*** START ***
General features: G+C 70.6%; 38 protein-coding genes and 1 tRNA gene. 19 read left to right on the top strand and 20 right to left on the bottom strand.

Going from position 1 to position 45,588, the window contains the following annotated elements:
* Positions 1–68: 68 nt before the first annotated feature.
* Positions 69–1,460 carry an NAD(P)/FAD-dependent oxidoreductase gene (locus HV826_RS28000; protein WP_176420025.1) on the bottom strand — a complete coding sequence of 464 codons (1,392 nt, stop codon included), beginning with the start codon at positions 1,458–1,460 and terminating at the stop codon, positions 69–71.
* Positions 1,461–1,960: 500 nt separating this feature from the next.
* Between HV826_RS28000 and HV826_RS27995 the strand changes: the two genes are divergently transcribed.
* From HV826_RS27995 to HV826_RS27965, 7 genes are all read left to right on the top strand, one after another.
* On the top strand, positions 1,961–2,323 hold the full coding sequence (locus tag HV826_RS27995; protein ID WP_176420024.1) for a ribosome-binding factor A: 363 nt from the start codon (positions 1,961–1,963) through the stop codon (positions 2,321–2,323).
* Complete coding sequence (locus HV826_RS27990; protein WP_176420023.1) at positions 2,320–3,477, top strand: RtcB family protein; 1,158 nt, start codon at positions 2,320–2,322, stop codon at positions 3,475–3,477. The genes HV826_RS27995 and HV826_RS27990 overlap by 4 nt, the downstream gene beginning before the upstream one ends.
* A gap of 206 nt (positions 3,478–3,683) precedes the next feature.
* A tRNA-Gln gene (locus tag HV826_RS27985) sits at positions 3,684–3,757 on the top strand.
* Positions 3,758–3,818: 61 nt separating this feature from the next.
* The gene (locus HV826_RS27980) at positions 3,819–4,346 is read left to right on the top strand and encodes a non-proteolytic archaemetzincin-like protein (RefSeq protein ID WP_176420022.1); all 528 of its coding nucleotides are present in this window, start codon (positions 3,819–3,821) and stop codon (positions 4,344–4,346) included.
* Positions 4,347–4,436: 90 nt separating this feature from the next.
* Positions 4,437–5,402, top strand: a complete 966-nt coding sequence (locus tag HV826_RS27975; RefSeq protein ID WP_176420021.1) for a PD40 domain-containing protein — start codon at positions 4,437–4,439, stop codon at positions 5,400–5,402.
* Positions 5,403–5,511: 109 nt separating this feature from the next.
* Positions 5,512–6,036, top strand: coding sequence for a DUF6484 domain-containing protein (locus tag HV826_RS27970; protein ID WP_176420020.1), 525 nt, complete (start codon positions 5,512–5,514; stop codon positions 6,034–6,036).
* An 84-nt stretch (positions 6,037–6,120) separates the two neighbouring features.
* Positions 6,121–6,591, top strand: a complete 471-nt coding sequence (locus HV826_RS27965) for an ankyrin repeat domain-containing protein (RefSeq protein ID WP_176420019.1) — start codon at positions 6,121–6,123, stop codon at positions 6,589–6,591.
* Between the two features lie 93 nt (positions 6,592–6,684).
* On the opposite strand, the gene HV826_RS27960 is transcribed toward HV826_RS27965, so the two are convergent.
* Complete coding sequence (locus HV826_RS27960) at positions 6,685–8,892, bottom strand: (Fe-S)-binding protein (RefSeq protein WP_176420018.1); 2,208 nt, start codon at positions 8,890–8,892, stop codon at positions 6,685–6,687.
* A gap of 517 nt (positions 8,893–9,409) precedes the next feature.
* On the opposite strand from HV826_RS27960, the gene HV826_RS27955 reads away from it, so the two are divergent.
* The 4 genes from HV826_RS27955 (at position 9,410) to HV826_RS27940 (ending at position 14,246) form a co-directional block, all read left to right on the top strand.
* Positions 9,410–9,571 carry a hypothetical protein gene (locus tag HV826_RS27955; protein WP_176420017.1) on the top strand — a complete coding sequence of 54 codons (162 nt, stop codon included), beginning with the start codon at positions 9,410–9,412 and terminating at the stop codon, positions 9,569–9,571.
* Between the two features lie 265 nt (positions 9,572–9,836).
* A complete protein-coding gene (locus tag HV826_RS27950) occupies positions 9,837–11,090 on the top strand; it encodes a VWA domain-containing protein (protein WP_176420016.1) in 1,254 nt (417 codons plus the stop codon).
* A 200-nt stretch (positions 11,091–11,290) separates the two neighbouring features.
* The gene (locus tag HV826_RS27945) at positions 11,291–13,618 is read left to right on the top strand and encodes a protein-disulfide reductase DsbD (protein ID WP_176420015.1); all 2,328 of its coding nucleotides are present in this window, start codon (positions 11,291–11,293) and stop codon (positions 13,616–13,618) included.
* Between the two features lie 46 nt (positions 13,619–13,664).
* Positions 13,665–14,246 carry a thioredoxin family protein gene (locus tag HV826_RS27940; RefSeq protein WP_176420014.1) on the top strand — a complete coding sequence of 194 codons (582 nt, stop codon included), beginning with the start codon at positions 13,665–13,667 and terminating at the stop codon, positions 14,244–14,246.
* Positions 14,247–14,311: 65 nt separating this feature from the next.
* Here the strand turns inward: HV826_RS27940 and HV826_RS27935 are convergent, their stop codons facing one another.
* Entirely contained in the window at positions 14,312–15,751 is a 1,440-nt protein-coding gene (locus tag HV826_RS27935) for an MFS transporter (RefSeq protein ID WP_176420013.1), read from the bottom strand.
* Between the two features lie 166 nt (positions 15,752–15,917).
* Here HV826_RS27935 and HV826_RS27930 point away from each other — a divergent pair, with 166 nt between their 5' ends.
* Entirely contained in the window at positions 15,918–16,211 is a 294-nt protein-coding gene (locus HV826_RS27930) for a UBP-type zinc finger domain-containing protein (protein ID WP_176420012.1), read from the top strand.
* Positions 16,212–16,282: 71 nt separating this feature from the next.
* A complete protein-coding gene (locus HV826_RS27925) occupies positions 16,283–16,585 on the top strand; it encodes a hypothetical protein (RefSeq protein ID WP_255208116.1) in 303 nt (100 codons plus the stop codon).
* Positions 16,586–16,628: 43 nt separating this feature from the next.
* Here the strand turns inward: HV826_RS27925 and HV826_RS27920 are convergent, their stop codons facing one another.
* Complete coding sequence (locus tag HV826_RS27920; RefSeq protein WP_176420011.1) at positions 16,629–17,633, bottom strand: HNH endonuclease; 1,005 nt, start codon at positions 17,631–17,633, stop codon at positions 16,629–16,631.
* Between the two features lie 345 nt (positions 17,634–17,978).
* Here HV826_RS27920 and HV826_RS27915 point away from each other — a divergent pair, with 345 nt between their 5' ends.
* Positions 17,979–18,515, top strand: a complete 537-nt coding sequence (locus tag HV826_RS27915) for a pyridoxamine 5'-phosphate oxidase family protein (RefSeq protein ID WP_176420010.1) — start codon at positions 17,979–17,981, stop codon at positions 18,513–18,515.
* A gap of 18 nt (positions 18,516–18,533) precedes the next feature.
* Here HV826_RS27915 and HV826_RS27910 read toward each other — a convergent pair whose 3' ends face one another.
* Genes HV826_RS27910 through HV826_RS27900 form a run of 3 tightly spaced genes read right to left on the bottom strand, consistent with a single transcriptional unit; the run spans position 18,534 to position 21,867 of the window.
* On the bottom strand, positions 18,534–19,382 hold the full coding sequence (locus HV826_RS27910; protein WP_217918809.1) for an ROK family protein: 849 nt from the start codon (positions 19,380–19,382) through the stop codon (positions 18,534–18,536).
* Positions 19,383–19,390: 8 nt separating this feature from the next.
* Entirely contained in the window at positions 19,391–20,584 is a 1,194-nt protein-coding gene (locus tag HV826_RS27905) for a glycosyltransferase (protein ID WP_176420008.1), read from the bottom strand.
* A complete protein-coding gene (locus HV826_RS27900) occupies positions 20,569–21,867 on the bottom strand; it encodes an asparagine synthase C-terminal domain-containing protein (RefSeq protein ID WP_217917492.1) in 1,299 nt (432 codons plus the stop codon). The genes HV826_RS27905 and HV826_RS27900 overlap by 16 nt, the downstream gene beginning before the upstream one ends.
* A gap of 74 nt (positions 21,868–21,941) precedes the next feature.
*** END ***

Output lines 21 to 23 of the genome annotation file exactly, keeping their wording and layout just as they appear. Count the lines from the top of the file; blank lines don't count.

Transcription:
* On the opposite strand, the gene HV826_RS27960 is transcribed toward HV826_RS27965, so the two are convergent.
* Complete coding sequence (locus HV826_RS27960) at positions 6,685–8,892, bottom strand: (Fe-S)-binding protein (RefSeq protein WP_176420018.1); 2,208 nt, start codon at positions 8,890–8,892, stop codon at positions 6,685–6,687.
* A gap of 517 nt (positions 8,893–9,409) precedes the next feature.